Crash test dummies are more than just a rock band! At the Insurance Institute of Highway Safety, crash test dummies are the car crash safety program’s shining stars. These dummies are carefully constructed to replicate what happens to the driver and passengers in the event of an accident.
Automotive crash test dummies help save thousands of lives each year by providing invaluable car crash safety data to automakers, which also helps to determine vehicle safety ratings. And when it comes to the effects of car crashes on children, this data is about to get even better.
In February, the National Highway Traffic Safety Administration (NHTSA) introduced a new crash test dummy modeled after a 10-year old’s size and stature. The dummy’s introduction is part of NHTSA’s new child seat compliance testing program. While extensive testing exists for infant and toddler car seats, less information is available for booster seat performance in car accidents. With the new dummy, NHTSA aims to rectify this lack of data.
Car crashes are the leading cause of death for children under the age of 12, according to NHTSA.
Last year, NHTSA issued new recommendations for children’s booster seats which state that all children should remain in a booster seat until they meet the height and weight requirements to ride in a vehicle’s regular seat. These requirements are typically satisfied when a child reaches 4 feet, 9 inches tall and is between the ages of eight and twelve.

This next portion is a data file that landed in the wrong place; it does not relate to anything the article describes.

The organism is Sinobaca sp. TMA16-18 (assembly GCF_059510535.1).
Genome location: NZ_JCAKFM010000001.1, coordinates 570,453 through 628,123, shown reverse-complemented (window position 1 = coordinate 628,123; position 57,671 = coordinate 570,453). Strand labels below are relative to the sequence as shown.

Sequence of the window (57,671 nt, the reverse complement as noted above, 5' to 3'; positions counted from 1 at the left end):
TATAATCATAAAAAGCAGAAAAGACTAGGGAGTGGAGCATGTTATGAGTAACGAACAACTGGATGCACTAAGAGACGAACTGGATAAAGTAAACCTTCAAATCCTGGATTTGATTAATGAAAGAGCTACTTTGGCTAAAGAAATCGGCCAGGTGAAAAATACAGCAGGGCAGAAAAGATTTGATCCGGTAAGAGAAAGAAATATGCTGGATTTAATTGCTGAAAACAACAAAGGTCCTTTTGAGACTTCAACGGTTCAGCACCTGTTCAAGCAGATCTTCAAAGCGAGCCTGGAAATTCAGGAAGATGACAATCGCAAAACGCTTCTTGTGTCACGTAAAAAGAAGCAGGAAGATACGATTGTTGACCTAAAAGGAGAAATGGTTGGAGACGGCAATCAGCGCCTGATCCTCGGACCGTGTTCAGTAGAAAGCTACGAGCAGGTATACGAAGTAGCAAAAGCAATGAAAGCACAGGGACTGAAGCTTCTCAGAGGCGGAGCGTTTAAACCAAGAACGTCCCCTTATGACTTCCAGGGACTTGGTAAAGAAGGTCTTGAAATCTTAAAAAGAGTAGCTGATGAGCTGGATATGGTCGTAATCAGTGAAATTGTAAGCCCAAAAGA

Unlike car seats, which provide additional cushioning and protection, a booster seat is designed primarily to ensure a proper seat belt fit. A seat belt should fit snugly across the waist and shoulder, lying flat on a child’s upper thighs and mid-shoulder.
Prior to the new dummy, testers relied on a dummy that was crafted after a 6-year old’s height and weight to evaluate booster seats. However, with the new regulation urging the use of booster seats up to 12 years of age, and the new, bigger dummy will provide more detailed car crash safety information.
Car crashes are the leading cause of death for children under the age of 12, according to NHTSA. While vehicle safety ratings can give a good indication of an automobile’s overall performance in an accident, these ratings assume that any youth passengers are properly secured prior to the accident. However, an NHTSA study shows that “3 out of 4 children are not as safe as they should be, because their car seats are not being used correctly.”